said an older woman with brown hair. I never say "yes" to this because you never know if it's a website outside of your control or something else, so all I said is, "Let me see what I can do to help. What is it doing or not doing?"
"It's doing something not kosher!"
Turns out her husband was being asked by some online account of his to do one of those 'prove you're not a spambot by identifying which of these pictures has a horse in it' tests in order to log in, and he was alarmed and confused.
In other news, our new security guard told a guy with an apple at the computer with him that he had to put it away because the library has a no food policy. The man responded, "I'm not eating it!" and the security guard calmly repeated, "You need to put it away, sir." So the man flung the apple as hard as he could into a trash can.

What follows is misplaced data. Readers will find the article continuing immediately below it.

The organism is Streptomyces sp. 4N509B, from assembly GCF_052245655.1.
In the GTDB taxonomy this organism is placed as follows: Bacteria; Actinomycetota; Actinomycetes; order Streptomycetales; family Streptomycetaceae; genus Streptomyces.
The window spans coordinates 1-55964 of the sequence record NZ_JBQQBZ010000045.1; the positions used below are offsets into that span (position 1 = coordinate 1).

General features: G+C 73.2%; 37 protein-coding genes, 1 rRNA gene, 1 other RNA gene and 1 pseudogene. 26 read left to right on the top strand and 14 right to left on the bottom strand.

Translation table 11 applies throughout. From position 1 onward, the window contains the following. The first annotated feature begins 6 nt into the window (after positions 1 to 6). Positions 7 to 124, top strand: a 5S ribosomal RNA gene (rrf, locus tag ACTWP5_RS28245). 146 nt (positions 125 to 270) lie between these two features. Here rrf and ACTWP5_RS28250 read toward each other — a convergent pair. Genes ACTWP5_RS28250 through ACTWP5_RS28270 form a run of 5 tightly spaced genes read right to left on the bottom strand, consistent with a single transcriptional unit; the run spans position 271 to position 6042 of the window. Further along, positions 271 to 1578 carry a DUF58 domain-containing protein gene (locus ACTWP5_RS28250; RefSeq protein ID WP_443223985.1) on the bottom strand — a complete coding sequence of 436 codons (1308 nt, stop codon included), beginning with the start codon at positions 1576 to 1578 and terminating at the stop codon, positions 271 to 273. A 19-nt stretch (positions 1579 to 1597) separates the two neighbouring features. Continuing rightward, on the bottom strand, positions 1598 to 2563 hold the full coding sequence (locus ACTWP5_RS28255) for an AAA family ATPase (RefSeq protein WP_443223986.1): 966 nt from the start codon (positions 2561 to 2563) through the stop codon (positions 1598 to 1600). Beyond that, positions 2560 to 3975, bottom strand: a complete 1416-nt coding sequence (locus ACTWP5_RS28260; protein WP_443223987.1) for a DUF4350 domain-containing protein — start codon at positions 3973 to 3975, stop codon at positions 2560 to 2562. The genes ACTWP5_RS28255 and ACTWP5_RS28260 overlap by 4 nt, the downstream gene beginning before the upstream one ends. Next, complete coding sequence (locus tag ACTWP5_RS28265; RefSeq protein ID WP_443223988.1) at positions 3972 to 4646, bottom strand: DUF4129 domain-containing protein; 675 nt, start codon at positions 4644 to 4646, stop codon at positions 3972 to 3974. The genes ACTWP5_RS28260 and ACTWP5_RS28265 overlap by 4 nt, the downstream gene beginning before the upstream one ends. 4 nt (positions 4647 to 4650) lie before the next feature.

And, in news you can use, a reference question caused me to find out that a law called The Fair Credit Reporting Act requires the big three credit reporting bureaus to provide consumers with free copies of their credit reports once a year. If you want to get yours, start at this .gov website to make sure you're going to the real source: http://www.consumer.ftc.gov/articles/0155-free-credit-reports (A modern reference librarian's favorite question: "How can I tell if this website is trustworthy?")
Other questions I fielded today:
What is in between the regular shelves and the hold shelf? I think my books are there.
How much money is a roll of nickels? (Follow-up questions: "That's all!?...Where is the nearest ATM?)
Man registering on a website he hasn't previously use: How do I know what my password is?
What language do they speak in the U.K.? Old English?
I also eavesdropped a woman about my age commenting to a stranger in the elevator: "This library is really old!"